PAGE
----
January 29, 2023

The Kremlin has spent years building the legal foundation and technical capacity to exert tighter control over the internet. Yet even as Russia blocked certain websites and disrupted access to Twitter last year, few thought it would block major social media platforms and independent news sites outright. While television has always been heavily censored, the internet is less restricted.

Natalia Krapiva, a technology legal counsel for Access Now, an organization that focuses on issues related to online speech, said the March crackdown disrupted the communications and commerce of many otherwise apolitical Russians. VPN use was already high among tech-savvy Russians, but news of blockades and harsh penalties for online protests led more casual internet users to seek ways around the restrictions, she said.

Demand for VPNs has surged in Russia, with downloads up 2,692 percent in March from February, said Simon Migliano, director of research at review site Top10VPN.com. Proton was a popular choice, although slower than some others, but still hovered among the 10 most popular products, he said.

Since then, VPNs have become a way of life for many. Roskomsvoboda, a Russian civil society group focused on internet freedom, estimates that a quarter of Russians are using the internet.

“To read independent news or post pictures, you have to turn on your VPN,” said Viktoriia Safonova, 25, who now delivers food by bicycle in Sweden after fleeing Russia in July. After the invasion, both she and her husband were plagued by anxiety. Independent news and information can be hard to find. Workarounds are often unreliable.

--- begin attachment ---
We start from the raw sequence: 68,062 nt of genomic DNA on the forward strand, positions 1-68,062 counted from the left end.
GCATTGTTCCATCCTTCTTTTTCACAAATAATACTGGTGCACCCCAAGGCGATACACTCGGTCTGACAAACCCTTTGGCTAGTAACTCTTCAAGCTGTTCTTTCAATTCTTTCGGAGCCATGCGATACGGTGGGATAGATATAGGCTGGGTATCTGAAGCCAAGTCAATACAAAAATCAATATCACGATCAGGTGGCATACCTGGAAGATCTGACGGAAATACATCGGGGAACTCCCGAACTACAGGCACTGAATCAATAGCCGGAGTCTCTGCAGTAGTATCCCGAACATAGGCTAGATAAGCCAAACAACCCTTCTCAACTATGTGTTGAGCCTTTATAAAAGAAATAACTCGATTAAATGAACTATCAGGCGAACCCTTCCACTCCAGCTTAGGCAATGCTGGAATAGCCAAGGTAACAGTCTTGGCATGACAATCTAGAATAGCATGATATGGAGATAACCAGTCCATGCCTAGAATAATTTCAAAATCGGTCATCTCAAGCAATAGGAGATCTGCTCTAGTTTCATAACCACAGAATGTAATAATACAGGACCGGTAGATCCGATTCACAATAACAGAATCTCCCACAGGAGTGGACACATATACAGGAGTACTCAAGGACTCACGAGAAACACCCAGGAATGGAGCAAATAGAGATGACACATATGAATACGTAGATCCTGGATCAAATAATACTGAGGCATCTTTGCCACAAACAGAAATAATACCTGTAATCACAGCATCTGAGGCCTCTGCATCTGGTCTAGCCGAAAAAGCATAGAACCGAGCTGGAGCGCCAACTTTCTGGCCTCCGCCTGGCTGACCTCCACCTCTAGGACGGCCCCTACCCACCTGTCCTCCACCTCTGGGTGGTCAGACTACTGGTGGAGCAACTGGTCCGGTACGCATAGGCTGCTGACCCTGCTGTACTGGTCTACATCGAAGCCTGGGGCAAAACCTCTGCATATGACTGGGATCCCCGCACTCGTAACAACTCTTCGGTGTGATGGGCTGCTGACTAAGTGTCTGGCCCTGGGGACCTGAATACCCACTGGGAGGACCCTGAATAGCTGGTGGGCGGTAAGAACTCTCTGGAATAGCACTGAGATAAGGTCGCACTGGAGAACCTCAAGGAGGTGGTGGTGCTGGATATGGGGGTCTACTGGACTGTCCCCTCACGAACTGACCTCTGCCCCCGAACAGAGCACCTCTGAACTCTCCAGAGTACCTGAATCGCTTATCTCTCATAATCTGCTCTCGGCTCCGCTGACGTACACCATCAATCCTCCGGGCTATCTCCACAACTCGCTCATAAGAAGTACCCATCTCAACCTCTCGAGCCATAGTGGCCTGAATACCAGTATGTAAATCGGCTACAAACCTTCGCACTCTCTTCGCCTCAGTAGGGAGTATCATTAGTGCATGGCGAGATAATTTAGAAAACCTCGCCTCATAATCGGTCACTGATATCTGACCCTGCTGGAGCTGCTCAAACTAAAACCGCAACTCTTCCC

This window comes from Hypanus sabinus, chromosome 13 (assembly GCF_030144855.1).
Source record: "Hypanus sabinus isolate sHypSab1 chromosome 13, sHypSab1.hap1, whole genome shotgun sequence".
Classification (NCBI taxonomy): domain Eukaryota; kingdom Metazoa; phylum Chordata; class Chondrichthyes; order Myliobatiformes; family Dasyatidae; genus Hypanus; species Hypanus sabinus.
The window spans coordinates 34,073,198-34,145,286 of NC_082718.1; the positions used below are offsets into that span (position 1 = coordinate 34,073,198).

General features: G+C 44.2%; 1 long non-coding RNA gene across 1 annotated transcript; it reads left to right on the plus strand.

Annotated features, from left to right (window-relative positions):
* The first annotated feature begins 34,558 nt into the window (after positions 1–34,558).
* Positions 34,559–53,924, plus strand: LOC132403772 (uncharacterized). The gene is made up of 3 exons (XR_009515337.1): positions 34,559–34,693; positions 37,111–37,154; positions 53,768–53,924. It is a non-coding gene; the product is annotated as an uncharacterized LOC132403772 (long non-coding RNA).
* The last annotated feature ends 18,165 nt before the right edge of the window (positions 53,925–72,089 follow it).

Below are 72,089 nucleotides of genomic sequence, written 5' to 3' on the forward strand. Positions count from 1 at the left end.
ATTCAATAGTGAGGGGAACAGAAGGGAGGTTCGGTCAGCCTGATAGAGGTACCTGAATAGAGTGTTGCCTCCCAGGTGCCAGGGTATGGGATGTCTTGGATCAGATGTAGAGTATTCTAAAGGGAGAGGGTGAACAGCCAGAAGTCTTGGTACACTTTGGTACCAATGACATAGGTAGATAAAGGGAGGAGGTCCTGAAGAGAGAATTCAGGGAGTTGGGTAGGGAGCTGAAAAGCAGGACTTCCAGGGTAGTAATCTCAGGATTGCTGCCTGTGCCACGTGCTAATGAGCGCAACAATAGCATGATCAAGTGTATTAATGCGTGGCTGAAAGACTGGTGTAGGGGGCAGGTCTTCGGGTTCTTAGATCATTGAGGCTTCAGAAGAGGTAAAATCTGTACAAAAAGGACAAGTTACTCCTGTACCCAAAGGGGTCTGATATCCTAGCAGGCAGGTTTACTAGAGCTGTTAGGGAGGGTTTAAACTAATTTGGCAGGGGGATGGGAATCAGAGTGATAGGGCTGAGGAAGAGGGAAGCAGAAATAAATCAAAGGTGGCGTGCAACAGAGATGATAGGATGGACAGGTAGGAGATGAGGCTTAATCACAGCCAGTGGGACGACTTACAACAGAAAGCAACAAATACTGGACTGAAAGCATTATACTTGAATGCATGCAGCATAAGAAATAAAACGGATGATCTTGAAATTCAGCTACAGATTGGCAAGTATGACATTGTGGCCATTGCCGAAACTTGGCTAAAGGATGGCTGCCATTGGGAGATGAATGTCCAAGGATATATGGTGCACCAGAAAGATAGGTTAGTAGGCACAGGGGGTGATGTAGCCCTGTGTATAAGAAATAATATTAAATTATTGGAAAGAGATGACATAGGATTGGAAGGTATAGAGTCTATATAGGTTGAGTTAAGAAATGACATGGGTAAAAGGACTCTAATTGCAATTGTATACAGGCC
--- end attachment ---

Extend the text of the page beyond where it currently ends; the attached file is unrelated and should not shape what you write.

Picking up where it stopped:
“If the one you’re using is blocked, you’ll have to find another VPN,” Ms Safonova said.

She recalls the paranoia that ensued as new internet restrictions and surveillance came into effect. She and her husband, Artem Nesterenko, worry about whether they can criticize the war online, even on international social networks. He recalled how the police came to check their building after he scrawled “No War” in the elevator. He fears being arrested for what he posts online.

As people turn to VPN services to circumvent blocks, Proton struggles to keep up. Over a weekend in March, engineers scrambled to buy and configure more than 20 new servers to avoid bringing down the entire network.

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